A related area of focus in recent years is biologics, which are products, such as drugs or vaccines, derived from living organisms with chemical structures more complicated than traditional small molecule drugs. While biologics cannot, by nature, have a technical generic equivalent, there are “biosimilars,” or products deemed “highly similar” or “interchangeable” with a referenced biologic. Biologics tend to be priced expensively and face less competition from biosimilars than small molecule brand drugs face from generics. Additionally, although biosimilar competition does lower the price of biologics, it does so to a lesser degree compared with the effect of generic entry on small-molecule drug market. As a result, Medicaid spending on biologics (14% of prescription drug spending) is outsized compared to the number of prescriptions that Medicaid fills (less than 1 percent of total Medicaid prescriptions).
What are recent policy initiatives in Medicaid pharmacy benefits?
Both state and federal policymakers are undertaking efforts to control prescription drug costs. Much state activity in Medicaid pharmacy benefits is focused on the goal of obtaining greater supplemental rebates from manufacturers. Some states are focusing their efforts on high-cost drugs. State are also pursuing broader drug cost initiatives that have implications for Medicaid. At the federal level, the Trump Administration has proposed or undertaken a number of actions targeted at prescription drug costs, many of which have implications for Medicaid. Congress is considering a host of legislative proposals related to prescription drugs, such as action to make technical changes to Medicaid rebate rules. (See examples in Box 1).
As policymakers move ahead with efforts to address Medicaid prescription drug spending, understanding the basic structure of the pharmacy benefit and recent trends can help illuminate potential direct and indirect effects, including those on access to care.
Box 1: Examples of State and Federal Actions on
Medicaid Prescription Drug Costs
Negotiate greater supplemental rebates from manufacturers:
- New York uses a spending growth cap, under which the state targets drugs with high or quickly-growing costs for additional supplemental rebates or strict utilization review.
- Other states, including California, are looking into leveraging purchasing power across state programs to obtain greater rebates.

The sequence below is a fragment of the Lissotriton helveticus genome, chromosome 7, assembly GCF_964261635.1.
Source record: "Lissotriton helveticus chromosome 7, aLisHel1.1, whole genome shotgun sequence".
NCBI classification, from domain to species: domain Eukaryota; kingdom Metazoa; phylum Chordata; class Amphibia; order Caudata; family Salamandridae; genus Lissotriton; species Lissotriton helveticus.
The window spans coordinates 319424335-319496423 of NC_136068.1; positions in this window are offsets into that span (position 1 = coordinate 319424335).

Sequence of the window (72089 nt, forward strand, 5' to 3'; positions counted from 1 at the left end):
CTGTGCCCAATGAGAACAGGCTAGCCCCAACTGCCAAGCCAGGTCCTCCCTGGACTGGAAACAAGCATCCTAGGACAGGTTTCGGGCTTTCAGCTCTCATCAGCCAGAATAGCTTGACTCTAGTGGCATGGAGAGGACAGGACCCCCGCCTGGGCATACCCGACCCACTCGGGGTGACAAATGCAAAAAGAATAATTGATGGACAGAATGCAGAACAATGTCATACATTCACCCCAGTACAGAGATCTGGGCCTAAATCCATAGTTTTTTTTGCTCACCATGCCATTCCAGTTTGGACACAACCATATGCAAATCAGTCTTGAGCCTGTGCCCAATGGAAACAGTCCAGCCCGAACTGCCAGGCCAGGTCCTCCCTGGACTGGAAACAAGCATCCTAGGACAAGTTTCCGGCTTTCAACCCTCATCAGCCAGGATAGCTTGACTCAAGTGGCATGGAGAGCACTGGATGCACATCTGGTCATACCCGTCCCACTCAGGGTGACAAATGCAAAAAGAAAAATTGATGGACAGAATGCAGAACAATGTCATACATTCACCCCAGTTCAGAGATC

Streamline the supply chain:
- Ohio and Kentucky have undertaken efforts to streamline the supply chain by eliminating or renegotiating contracts with PBMs.
Focus on high-cost drugs:
- Louisiana is pursuing a subscription payment model (often called the “Netflix” model) for HCV drugs, where the state pays a fixed cost to a manufacturer in exchange for an unlimited number of prescriptions for DAAs for individuals in Medicaid or state prisons.
- Massachusetts and Oklahoma, are using or proposing value-based contracts for specific drugs, in which payment and rebates are based on a drug’s effectiveness or patient outcomes.
Broader state initiatives:
- Some states have targeted the rising cost of generics including proposed laws to prevent price gouging and lawsuits to recoup damages from alleged collusion in price increases.
- Policies to make pricing information more broadly available often apply beyond Medicaid but could provide information to help policymakers identify Medicaid pharmacy spending.
Trump Administration actions/proposals:
- The FDA has taken steps and announced plans to increase competition among generics and biosimilars.,
- The Administration has called for a new Medicaid demonstration authority limited to five states that would allow state Medicaid agencies to create their own Medicaid formularies.
- Proposed changes to safe harbor rules to encourage point-of-sale rebates for Medicare beneficiaries would also affect Medicaid pharmacy prices.
- Technical changes would make it harder for manufacturers to lower their rebate obligations.
- Other policy proposals include elimination of the drug rebate cap, which would increase the rebates due to the inflationary component, and creation of a grace period following introduction of new drugs during which states are not required to cover that drug.
- Proposals focused on drug spending in Medicare, including proposals to develop alternative payment structures, such as value-based payments would affect Medicaid’s best price requirement.